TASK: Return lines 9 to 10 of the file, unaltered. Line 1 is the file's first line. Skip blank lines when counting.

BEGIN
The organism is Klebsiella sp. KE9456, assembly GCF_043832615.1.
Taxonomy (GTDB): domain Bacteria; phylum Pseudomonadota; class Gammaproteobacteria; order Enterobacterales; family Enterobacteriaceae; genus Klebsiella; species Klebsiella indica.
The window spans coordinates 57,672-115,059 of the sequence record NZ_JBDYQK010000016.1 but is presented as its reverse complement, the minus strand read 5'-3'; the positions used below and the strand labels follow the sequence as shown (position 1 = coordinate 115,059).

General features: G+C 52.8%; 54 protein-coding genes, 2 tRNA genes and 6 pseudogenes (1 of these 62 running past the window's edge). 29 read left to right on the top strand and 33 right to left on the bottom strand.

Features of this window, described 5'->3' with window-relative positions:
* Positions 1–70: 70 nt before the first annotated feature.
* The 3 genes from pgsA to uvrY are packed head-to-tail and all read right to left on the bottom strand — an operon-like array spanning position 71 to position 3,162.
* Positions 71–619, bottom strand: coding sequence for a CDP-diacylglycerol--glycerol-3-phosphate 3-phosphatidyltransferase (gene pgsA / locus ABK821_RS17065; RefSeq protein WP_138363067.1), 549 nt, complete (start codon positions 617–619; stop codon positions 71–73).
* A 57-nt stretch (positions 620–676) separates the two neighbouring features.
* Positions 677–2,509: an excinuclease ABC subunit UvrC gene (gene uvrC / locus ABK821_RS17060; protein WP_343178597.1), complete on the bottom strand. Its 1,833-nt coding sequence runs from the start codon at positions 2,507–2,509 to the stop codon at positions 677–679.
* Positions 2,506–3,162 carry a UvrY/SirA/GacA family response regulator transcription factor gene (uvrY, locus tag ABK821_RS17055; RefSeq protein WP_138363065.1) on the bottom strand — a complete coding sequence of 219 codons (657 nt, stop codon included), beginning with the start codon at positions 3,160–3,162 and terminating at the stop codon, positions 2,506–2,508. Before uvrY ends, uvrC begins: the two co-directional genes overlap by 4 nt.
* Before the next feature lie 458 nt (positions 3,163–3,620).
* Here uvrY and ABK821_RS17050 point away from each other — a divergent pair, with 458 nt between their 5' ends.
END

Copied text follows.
* A 57-nt stretch (positions 620–676) separates the two neighbouring features.
* Positions 677–2,509: an excinuclease ABC subunit UvrC gene (gene uvrC / locus ABK821_RS17060; protein WP_343178597.1), complete on the bottom strand. Its 1,833-nt coding sequence runs from the start codon at positions 2,507–2,509 to the stop codon at positions 677–679.